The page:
Pools of sewage wastewater on a Hawke's Bay school playing field is "Third World" and unhealthy, parents say.
But Bryony Lovatt, acting principal of Eskdale School in Napier, said the issue had been well-managed and no children were getting sick.
The Hawke's Bay District Health Board, Hawke's Bay Regional Council and Ministry of Education were all aware of the situation, that has been present since winter 2011, and were happy with the way the Year 1-8 school was handling it.
A parent, who wished to remain anonymous, contacted Hawke's Bay Today yesterday after walking into a "sinking bog" on an otherwise dry field at the school's cross country day last week.
"The children are playing in their own faeces like a Third World country," the parent said.
"We send our kids to school believing that the teachers and trustees have our kids best interests at heart but I do not believe for a moment that any ethical person could justify letting this happen. Yet here we are."
The area was roped off yesterday afternoon, but before this only red flag markings were present, including on school cross country day when children ran a course through the flagged area.
"On questioning my children, they know nothing about the sewer water, just that they have been told not to play around the flags due to the mud," the parent said.
"They said they still play in it where the teachers can't see them from the staffroom and gave a recent story about a 5-year-old that was playing in the 'mud' and the teachers had to shower him off."
Mrs Lovatt countered that there were no records of children getting sick, agencies had assured the school it was safe and she did not know of other parents who had raised issues.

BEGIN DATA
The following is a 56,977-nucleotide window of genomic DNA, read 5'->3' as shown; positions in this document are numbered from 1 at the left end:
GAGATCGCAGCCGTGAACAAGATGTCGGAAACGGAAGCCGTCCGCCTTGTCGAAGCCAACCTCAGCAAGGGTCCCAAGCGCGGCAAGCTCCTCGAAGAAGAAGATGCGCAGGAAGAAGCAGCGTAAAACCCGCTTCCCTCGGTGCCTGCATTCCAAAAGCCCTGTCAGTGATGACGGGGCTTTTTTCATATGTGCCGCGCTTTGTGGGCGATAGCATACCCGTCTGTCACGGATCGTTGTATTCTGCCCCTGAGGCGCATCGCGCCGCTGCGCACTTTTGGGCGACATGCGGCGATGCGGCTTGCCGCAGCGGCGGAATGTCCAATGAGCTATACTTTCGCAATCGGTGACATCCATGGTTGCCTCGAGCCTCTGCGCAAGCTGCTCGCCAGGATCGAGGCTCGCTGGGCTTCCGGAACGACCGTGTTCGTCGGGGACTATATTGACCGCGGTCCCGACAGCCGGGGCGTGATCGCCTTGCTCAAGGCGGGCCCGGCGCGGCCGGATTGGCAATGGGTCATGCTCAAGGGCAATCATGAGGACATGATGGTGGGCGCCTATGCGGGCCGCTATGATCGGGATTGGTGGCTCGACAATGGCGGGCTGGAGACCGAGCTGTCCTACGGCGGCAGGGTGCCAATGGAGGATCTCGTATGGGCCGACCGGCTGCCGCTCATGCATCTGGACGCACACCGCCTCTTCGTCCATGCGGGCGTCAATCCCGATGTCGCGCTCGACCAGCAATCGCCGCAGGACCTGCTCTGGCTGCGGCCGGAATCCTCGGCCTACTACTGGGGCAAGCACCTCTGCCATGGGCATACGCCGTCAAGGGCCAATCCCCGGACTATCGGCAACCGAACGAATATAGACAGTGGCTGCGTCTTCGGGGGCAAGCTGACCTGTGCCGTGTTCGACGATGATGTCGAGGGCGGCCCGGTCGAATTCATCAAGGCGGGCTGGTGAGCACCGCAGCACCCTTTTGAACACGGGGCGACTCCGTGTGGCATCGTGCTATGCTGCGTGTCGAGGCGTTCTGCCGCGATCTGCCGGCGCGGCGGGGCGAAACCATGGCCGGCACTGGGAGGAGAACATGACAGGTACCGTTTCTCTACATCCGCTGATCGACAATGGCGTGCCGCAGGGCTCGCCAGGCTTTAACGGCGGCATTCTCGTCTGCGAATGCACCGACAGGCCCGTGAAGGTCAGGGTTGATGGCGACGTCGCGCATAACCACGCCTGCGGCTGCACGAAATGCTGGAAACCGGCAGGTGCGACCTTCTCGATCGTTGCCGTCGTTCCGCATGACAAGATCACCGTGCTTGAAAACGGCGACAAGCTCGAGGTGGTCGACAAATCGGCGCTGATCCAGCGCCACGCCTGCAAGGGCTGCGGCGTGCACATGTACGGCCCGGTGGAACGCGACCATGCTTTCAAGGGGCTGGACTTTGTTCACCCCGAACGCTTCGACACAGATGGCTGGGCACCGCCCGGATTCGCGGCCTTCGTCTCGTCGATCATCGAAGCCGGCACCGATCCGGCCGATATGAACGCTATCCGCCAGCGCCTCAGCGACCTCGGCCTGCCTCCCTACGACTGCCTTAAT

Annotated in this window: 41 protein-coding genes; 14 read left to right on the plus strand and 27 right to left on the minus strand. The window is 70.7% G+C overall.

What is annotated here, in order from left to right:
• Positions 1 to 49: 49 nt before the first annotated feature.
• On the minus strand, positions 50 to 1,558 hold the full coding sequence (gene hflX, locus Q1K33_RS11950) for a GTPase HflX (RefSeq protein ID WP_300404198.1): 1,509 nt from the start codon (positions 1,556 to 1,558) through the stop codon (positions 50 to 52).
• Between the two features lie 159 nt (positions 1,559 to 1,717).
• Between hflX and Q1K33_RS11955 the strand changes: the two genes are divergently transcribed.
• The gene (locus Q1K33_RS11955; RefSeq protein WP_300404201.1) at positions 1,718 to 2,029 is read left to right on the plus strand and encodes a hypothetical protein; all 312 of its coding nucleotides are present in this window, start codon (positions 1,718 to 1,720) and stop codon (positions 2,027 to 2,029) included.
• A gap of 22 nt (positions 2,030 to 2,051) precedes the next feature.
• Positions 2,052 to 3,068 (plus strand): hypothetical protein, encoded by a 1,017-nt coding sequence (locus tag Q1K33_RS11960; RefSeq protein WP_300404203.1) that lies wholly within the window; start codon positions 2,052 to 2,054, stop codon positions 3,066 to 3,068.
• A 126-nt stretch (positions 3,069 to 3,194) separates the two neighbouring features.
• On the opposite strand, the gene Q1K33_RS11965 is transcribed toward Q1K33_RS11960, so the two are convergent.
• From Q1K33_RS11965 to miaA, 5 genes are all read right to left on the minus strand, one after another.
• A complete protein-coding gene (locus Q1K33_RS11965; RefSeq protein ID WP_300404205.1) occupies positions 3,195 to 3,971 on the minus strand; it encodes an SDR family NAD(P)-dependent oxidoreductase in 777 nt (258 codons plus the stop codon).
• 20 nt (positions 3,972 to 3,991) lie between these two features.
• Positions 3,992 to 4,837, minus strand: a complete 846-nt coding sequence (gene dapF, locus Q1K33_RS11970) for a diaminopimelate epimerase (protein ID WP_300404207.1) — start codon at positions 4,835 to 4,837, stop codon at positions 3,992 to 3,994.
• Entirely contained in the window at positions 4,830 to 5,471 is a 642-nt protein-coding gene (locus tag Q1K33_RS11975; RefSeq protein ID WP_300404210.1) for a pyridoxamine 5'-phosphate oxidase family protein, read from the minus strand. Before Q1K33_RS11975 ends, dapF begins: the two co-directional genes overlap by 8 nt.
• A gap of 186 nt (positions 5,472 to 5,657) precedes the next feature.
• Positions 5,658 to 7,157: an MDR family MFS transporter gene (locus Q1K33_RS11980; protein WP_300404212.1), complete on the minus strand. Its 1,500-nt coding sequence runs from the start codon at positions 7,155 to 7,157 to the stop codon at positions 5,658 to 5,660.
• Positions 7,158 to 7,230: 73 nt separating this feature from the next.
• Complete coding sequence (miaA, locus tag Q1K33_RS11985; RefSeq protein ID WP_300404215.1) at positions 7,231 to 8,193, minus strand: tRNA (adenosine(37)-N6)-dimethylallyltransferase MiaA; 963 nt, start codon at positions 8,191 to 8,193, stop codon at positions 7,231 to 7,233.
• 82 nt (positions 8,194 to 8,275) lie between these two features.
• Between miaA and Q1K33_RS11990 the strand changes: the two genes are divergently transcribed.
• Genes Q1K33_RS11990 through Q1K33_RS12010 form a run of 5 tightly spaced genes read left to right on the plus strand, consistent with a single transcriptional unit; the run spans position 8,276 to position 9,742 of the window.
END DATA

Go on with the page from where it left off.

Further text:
"We have no knowledge of any children becoming sick due to children playing on the field," she said.
"We have taken precautions, we have now been instructed to keep the area roped off.
"We have worked very carefully with the council and had water tests done. I am quite confident that it is fine."
When asked if she would be okay with her own children playing on the field she said: "Yes I would, and I walk across it myself."
Hawke's Bay Regional Council compliance and harbours manager Bryce Lawrence said the problem arose not from the system, but the field itself.
Hundreds of metres of underground drip lines released controlled amounts of effluent into the ground at regular intervals, treating waste as it absorbed into the soil.
"There's no reason to believe there's anything wrong with the system, it's the disposal field," Mr Lawrence said.
A clay tablet, that was not known about at the time consents were granted by council, stopped this process and sent the waste to the surface.
"It appears that the disposal field was put on a site that when it was approved it wasn't identified there was a clay pan underneath, which means the wastewater can't be treated adequately because it is rising to the surface," he said.
The wastewater was not safe, he said.
"It is treated to a better quality than a septic tank but that doesn't mean it's safe," Mr Lawrence said.
A Hawke's Bay District Health Board spokeswoman said the board's Public Health service was aware of the issue and was working with the council, the school and the Ministry of Education.
"Public Health supports the regional council's advice to effectively cordon off the whole top field until a more effective solution is found," the spokeswoman said.
Mrs Lovatt said a new section in front of the school was awaiting resource consents to become the new disposal land.
"The ministry has bought a new section for us and that has been developed and we are waiting for consent to approve the wastewater being disposed around the edges of the new field."
Ministry of Education policy manager Jerome Sheppard confirmed the plan, and said: "There had to date been no breach of health or school regulations".